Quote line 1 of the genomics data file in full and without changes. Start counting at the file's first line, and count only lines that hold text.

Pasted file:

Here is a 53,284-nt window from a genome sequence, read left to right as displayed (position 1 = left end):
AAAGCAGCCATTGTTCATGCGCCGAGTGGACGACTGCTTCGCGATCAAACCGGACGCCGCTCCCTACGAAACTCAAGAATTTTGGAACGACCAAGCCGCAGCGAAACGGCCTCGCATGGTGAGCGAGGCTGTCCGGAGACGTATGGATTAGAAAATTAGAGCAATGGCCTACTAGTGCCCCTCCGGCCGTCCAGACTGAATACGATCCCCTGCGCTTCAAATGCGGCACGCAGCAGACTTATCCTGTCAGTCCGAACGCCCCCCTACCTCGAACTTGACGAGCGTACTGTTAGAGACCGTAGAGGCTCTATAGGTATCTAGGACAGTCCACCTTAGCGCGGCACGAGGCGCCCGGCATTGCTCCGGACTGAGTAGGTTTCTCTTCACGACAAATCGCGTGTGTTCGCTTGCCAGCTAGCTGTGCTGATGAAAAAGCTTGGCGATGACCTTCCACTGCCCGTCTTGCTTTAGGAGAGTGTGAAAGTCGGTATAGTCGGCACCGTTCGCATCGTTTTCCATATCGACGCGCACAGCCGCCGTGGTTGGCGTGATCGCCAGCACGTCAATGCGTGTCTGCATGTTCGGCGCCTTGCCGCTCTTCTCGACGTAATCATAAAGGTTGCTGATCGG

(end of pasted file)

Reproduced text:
Here is a 53,284-nt window from a genome sequence, read left to right as displayed (position 1 = left end):